*Received this from Netgalley in exchange for an honest review*
Well it was a really happy accident the day I picked this up. Exceptionally so- cos this is what I like to call a *happy book*
If you’re into contemporaries then this will surely fill you with contentment… and if you’re not then *fear not* there’s more to this book than your regular teen romance. With a magical realism twist, the book gives you that something extra you don’t normally get in this genre. I would have certainly enjoyed reading about an ability like hers- the ability to read people by touch- in a regular fantasy, so it was a pleasant surprise here. Though we don’t get a “yer a wizard Harry” moment where all the uncanny elements are explained away, there were satisfactory scattered hints as to why she has this power and I wasn’t left wondering why.
Personally though, what I enjoyed most about this book was how the themes here were so much bigger than what I would expect from a modest little book. Normally the subjects of epic tales, Zenn Diagram somehow managed to explore huge ideas like sacrifice and forgiveness as a slice of everyday heroism.
This was achieved by making characters you could actually root for. These weren’t “I say I’m nice so I’m nice” sorts of characters- no!- these actually proved their goodness with their actions. And not by grand acts of heroism- just small things- the things that matter.
What was great about them was that they weren’t reduced down to their sum of parts. Sure, they have central interests, like many YA characters, but this doesn’t make them boring. They are not simply a mathlete and an artist (kudos as well for actually coming up with something more than just a jock and a geek)- there is so much more to them than that. The details are what makes them interesting- I loved, for instance, how the main character’s power played into her love of maths and his artistic eye with the recurring image of fractals. (Also thank you for teaching me about fractals- I had a fun time looking up these images)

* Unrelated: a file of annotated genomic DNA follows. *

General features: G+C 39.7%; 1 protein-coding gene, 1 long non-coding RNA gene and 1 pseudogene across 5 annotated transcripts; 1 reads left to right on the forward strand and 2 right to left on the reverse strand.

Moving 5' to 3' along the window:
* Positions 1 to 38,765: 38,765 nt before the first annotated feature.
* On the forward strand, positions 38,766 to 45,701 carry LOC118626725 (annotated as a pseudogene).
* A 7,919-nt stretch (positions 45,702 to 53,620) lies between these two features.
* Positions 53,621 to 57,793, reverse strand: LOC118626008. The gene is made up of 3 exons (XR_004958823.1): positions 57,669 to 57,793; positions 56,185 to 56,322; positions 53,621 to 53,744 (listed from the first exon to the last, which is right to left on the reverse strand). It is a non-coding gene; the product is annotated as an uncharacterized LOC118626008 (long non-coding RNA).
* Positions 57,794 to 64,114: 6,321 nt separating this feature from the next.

Part of their complexity comes down to how well their relationships are drawn with their families and each other. Nothing in this book is simple- you get a chaotic snapshot of their lives in a way that makes them very real. You have depth and backstories and more going on under the surface than meets the eye.
In short, you get a lot packed into this simple equation of boy meets girl. I never, for instance, would have expected the plot to go beyond that- because it so rarely does. Yet somehow this book actually managed to simultaneously surprise me with a plot twist *and* an ending that made me go awww. You can’t really ask for more than that.
Rating: 4/5 bananas
So have you read this? Will you be checking it out? Let me know in the comments!